Looking back towards the house from the far corner of the yard, it is difficult to identify the original home beneath the new charcoal zinc roof that encloses it. From here, the formal complexity of the extension is revealed and you can appreciate the cranking roof of the pavilion, the folding roof profiles that shelter and frame the deck, and the balance of solid and void that characterizes the composition. What is apparent, too, is the immediacy of garden access; both the timber deck and pavilion benefit from their new, direct connections to the outdoors.
The covered timber deck, while effectively an external space, extends and improves the usability of the home’s interior spaces. In Brisbane’s mild climate it can be used as an additional dining and breakfast room and, with its elevated position, acts as a terrace from which the suburban delights of backyard sport and domestic goings-on can be monitored. The timber steps leading to the lawn capture the morning sun and create an irresistible platform, the perfect spot to stop and read the paper.
The materiality of the architecture has been carefully expressed throughout this project, such as in the solid eastern wall of the deck, which is punctured by rectangular openings and detailed so that the zinc cladding folds to make a neat border and reveal the laminated timber frame. The marriage of timber and zinc is offset to great effect by the surrounding white walls and blue sky. Moreover, the delicate placement of these openings in order to capture the afternoon chorus of cockatoos in the distant trees demonstrates the sensitivities of the project towards both architecture and place.
The original 1950s Grange Residence was a building of humility and practicality. Its charm was recognized in the detail of its front door, its dramatic roof form and its simple and effective floor plan. Despite the transformation, this character has remained intact. Returning the garden to an important domestic place with improved connectivity to the home has made the newer spaces more compelling and the effective whole more delightful.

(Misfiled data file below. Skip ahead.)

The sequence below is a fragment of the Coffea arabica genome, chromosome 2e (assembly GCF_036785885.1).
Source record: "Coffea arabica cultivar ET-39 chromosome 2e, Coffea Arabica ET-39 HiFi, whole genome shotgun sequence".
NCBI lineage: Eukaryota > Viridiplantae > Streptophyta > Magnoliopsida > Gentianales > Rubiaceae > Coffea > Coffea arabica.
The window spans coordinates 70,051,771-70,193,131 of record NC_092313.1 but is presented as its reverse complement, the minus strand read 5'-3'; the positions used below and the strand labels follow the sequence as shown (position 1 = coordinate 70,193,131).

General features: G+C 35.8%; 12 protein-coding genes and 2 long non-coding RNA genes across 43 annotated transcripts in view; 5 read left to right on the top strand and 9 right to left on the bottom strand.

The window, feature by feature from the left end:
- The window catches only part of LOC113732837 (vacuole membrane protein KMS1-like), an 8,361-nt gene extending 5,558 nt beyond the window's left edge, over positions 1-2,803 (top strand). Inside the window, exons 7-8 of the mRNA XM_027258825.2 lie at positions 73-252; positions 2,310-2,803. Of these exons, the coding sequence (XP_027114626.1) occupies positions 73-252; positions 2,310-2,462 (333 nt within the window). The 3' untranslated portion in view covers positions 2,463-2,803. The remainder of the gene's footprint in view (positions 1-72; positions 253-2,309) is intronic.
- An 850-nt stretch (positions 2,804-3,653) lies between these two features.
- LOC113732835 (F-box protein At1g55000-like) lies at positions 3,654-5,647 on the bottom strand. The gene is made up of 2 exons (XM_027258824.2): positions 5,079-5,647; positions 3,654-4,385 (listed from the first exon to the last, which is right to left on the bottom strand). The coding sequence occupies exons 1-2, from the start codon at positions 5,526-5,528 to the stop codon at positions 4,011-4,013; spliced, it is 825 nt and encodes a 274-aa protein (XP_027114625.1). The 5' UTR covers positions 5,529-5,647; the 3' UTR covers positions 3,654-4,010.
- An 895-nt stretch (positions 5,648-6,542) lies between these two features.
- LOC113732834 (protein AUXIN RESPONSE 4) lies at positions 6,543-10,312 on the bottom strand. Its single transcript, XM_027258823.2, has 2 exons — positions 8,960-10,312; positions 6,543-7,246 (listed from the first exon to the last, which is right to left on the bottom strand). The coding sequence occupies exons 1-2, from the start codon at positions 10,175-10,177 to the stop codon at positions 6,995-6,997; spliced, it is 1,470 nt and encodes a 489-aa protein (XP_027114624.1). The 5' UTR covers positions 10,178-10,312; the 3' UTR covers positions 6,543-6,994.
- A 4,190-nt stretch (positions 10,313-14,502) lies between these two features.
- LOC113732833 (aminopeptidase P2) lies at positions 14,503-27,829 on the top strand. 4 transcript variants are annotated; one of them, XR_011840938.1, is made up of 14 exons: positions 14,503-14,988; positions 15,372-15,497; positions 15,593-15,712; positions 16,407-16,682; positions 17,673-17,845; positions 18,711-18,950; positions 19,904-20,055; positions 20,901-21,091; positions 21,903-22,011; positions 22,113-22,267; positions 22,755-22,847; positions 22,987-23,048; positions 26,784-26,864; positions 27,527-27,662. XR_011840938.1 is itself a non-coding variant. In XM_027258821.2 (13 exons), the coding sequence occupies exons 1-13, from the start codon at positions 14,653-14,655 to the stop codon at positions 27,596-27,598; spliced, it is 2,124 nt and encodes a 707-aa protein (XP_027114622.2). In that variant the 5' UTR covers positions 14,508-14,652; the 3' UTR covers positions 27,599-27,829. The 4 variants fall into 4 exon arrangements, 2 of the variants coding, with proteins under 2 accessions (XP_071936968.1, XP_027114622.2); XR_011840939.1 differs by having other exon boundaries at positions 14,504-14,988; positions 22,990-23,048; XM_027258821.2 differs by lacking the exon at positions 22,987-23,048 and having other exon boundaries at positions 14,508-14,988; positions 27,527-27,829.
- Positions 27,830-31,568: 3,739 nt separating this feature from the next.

Products and materials
- Lysaght Spandek with Zincalume finish.
- External walls
- VM Zinc Anthra-Zinc; Danpalon system in Ice; Finlayson’s chamfer boards, painted.
- Internal walls
- Laminex particleboard with Intergrain Ultraclear finish; Hyne LVL studs; Danpalon system in Ice; plasterboard, painted.
- Breezway remote louvres, powdercoated; Aneeta sashless double-hung windows, powdercoated.
- Capral 900 Series sliding doors, powdercoated.
- Neoflex rubber floor in ‘Colour 749’.
- Light and Design Group recessed downlights and concealed LED strip lights; Darkon Architectural Lighting Wyn Step lights; Hunza external spotlights.
- Stone and Tile Studio Provenza Night floor and wall tiles; Villeroy and Boch Architectura toilet and Subway basin; Grohe Euphoria shower and Eurosmart mixer.
- Daikin wall-hung split-system airconditioner.
- Kieron Gait Architects
Brisbane, Qld, Australia
- Project Team
- Kieron Gait, Leah Gallagher
Certification consultant Building Certification Consultants
Engineer NJA Consulting
- Site Details
Site type Suburban
Site area 663 m2
Building area 177 m2
- Project Details
Design, documentation 6 months
Construction 6 months
Type Alts and adds, New houses